Carrying A Bride Over The Threashold
The Romans believed that it was unlucky if the bride tripped on entering the house
for the first time. So they arranged for several members of the bridal party to carry her
over the threashold. Nowadays the groom is expected to do the job himself :-)
All the best bridal carriages used to be pulled by grey horses and it is still
considered good luck to see a grey horse on the way to the church
Lucky Horse Shoes
Horseshoes have always been lucky. There is anice story about the devil
asking a blacksmith to shoe his single hoof. When the blacksmith recognised his
customer he carried out the job as painfully as possible until the devil roared for mercy.
He was released on condition that he would never enter a place where a horseshoe was
A peal of bells as the bridal couple leave the church is one of the oldest
traditions. Before the days of widespread literacy and newspapers this was how the local
people knew a wedding had taken place. The sound of bells was also said to drive out evil
Lucky Chimney Sweep
Brides still consider it fortunate if they pass a chimney-sweep on the way to the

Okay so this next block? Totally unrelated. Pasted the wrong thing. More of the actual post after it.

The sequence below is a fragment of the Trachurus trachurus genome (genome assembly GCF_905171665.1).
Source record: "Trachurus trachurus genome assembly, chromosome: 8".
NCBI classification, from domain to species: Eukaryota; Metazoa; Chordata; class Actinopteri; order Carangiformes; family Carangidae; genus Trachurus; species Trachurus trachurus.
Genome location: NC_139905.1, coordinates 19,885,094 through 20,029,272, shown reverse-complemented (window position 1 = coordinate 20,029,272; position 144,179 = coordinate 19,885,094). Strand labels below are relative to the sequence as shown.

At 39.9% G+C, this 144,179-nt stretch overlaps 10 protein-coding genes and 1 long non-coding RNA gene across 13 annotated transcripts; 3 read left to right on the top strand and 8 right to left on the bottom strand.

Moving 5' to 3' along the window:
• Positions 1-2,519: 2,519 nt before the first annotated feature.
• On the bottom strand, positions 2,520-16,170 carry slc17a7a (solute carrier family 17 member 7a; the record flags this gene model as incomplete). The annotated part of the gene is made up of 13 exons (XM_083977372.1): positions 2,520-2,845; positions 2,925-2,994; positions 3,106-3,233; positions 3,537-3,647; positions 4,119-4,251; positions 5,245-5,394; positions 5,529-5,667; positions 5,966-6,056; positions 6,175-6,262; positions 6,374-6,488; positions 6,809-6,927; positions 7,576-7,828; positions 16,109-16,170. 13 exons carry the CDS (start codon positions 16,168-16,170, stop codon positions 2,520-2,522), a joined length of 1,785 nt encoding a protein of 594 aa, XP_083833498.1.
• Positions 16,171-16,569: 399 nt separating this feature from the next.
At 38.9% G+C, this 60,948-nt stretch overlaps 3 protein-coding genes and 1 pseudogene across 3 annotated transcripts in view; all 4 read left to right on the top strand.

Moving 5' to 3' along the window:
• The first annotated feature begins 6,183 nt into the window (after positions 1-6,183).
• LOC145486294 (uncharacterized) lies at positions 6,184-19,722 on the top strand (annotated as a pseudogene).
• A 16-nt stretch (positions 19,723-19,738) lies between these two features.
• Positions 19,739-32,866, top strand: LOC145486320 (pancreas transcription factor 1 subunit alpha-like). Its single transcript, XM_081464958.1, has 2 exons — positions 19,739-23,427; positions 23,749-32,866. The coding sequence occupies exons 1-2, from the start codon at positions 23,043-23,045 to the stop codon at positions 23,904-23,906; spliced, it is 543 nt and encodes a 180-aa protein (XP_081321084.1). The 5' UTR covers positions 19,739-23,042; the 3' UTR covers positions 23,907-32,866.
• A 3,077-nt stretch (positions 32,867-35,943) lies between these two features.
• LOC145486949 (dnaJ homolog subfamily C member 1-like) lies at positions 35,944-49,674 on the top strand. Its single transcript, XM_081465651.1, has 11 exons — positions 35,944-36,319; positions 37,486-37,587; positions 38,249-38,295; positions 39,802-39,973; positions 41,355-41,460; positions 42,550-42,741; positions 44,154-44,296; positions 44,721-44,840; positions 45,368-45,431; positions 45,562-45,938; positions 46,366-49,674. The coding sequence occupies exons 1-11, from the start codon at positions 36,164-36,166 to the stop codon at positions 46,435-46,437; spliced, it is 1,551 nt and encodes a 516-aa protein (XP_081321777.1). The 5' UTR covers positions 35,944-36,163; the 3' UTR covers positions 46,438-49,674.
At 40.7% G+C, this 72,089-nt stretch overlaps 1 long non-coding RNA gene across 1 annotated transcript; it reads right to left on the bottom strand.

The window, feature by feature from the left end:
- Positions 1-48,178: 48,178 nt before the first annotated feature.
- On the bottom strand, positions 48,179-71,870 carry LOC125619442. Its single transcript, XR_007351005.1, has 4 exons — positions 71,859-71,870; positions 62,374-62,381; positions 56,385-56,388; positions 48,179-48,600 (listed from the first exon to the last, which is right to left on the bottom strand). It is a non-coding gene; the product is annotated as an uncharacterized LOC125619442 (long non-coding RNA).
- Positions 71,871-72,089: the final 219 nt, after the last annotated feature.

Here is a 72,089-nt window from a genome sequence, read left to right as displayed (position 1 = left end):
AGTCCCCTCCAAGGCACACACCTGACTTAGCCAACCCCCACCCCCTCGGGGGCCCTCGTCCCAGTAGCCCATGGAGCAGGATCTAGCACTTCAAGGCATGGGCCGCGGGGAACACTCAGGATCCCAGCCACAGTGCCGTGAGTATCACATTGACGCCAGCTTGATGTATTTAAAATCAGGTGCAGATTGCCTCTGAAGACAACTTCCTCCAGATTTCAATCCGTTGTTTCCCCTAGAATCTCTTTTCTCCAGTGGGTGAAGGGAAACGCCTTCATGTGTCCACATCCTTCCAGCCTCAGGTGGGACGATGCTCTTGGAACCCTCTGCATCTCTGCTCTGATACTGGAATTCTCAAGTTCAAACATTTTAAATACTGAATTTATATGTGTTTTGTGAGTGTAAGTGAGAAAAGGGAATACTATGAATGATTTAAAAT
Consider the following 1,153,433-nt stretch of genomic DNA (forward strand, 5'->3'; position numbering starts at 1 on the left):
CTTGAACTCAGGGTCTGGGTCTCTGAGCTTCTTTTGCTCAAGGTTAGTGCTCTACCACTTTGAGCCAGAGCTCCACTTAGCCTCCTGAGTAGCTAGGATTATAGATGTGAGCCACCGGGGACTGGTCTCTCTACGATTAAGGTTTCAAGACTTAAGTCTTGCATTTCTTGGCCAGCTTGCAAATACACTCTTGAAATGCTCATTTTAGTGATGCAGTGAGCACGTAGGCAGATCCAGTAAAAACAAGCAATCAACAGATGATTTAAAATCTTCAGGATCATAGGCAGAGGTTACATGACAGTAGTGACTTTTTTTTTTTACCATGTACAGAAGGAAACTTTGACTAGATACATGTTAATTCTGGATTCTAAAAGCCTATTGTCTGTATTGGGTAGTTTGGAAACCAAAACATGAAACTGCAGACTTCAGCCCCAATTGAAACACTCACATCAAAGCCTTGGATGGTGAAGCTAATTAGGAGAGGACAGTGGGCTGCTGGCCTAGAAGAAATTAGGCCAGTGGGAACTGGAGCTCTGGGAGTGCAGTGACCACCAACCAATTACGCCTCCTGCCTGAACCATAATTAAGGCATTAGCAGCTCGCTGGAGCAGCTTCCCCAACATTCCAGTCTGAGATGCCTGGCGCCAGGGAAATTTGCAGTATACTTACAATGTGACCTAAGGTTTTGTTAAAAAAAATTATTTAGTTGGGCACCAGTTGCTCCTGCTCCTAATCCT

wedding as the old fashioned soot-covered sweep had magical associations with the family
and hearth - the heart of the home.
Something old, something new
Something borrowed, something blue
And a lucky sixpence in her shoe.
The old and the new items link good influences of the past
with the present. Blue is the colour of constancy and of the Virgin Mary. If the borrowed
item has belonged to a happily married woman this will carry good luck with it. The
sixpence will guarantee enough money through life.
Sew a hair onto the hem of a wedding dress for luck, or let a
drop of blood fall onto an inner seam. The bride must never try on a complicated dress in
advance of her wedding day. To facilitate this tradition a small section of the hem is
left unsewn by the dressmaker until the last moment.
Best Foot Forward
The bride, when she leaves home for the last time as a single girl, should step out
of the house with her right foot for luck
Te an old shoe to the honeymoon car for luck. Anglo Saxon dads always gave away one
of the bride's shoes to the groom who then hit her on the head with it as a sign that
authority had passed from father to husband.
Particular wedding anniversaries have become associated with particular types of
gifts. Although in many cases the choice of gift now has little connection with the
original anniversary present, it's still fun to look at the full list.
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